Lotus Kills the Exige, Evora, and Elise so Its New Sports Cars Can Live
These lithe sporty machines are now lighter than ever—because they no longer exist.
After carrying the Lotus brand for the past two decades, the Elise, Evora, and Exige sports cars are headed to the great curvy road in the sky after the 2021 model year. We can already hear the cries of sports car enthusiasts around the world, and, yes, let us all mourn the simultaneous triple-kill of some great driving cars. However, there is some good news on the horizon: An all-new range of Lotus sports cars are coming.
The first of Lotus's three new sports cars will be called the Type 131, and production will begin by the end of this year at the automaker's new production plant in Hethel, Norfolk. We all likely remember what happened at the 2010 Paris motor show, which makes skepticism toward this latest news understandable. As a refresher: six new models were promised, and not one came to fruition. The situation Lotus is in now, however, is markedly different from the Dany Bahar-era debacle and flubbed timelines.
Lotus's parent company, Geely, recently poured more than $137 million into the new Hethel production facility. That will create some 250 new jobs on top of the 670 people Lotus has already hired since 2017 (when Geely took over). In other words, Lotus already has the cash, facilities, and manpower to actually deliver on the promise of an all-new sports car, let alone three.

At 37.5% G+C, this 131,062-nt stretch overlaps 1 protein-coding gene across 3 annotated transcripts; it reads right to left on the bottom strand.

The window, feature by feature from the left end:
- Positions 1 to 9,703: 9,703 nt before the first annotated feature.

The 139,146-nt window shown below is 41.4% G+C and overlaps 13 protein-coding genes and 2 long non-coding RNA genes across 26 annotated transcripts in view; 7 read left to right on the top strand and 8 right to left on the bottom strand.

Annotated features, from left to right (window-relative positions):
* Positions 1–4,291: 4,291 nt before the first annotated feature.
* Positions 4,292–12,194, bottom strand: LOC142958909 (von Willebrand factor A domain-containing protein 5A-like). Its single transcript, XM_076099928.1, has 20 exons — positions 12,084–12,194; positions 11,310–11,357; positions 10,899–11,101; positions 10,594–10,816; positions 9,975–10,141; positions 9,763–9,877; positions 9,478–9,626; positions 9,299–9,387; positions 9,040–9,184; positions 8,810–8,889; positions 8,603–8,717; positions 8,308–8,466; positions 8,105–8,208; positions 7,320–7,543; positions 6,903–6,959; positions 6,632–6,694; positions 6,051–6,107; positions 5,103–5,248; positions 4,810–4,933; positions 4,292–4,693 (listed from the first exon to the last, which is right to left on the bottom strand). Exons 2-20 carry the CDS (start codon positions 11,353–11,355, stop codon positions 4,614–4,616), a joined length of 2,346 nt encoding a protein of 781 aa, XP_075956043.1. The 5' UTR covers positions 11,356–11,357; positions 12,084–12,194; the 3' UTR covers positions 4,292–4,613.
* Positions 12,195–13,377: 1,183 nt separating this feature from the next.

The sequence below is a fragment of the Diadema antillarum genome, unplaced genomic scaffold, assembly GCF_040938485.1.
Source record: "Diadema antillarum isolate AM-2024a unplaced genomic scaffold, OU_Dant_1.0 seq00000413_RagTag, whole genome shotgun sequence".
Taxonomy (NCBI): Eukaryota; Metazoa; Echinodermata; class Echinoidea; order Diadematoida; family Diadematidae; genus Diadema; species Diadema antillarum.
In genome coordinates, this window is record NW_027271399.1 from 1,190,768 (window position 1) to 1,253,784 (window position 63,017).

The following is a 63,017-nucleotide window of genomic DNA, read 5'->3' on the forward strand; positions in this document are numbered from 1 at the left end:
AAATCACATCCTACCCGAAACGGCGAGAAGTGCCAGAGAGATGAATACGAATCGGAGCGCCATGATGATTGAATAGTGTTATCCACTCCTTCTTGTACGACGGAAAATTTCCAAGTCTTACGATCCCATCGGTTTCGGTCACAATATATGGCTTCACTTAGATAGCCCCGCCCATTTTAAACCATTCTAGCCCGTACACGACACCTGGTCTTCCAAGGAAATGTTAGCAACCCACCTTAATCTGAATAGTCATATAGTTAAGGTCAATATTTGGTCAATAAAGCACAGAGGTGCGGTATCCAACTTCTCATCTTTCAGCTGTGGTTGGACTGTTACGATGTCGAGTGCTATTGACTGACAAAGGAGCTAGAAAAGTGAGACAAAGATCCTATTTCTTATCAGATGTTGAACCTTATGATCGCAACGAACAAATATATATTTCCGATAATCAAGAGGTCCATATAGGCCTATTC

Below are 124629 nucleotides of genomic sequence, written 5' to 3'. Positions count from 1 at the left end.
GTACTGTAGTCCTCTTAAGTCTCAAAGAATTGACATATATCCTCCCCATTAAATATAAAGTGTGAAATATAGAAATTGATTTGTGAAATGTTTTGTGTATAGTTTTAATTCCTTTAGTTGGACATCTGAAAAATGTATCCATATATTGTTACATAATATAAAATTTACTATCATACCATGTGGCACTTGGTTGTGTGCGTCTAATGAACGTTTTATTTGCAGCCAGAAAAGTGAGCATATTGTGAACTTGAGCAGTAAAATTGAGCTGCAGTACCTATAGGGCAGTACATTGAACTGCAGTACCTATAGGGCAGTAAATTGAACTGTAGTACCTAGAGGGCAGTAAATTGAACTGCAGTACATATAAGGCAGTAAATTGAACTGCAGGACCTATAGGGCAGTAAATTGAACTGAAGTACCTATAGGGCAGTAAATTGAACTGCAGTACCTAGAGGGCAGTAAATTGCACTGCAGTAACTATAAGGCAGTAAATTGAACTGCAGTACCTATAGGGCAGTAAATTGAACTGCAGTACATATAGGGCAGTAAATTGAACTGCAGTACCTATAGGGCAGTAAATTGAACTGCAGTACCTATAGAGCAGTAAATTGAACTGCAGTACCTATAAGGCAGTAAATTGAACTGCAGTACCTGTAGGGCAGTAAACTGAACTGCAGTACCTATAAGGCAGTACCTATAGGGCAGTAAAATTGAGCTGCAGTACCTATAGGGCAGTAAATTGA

While we don't have much in the way of details on the Lotus Type 131, it's safe to say we are excited by the prospect. There hasn't been a truly new Lotus in a very long time (excluding the Evija, which we'll come to). The Series 1 Elise was released in 1996, and the Exige broke cover at the turn of the millennium. The Evora made its debut in 2008, and together the three cars served as the backbone of the Lotus car lineup for almost 25 years.
The Evija is the first all-new Lotus in a decade, but it won't be sold in the U.S. and costs north of $2 million. As a result, it's not the sort of stripped-down, everyman sports car that Lotus is most well known for building. Instead, the Evija is a future-forward technical showcase, made to bring investors and new customers to the brand and thereby help fund the Type 131 and the two other cars that will (hopefully) follow.
It looks like things are looking up for the storied automaker, and we can only hope things go as planned, given the past decade of false starts. The world needs great sports cars, and Lotus has a habit of making some of the best and most focused in the business.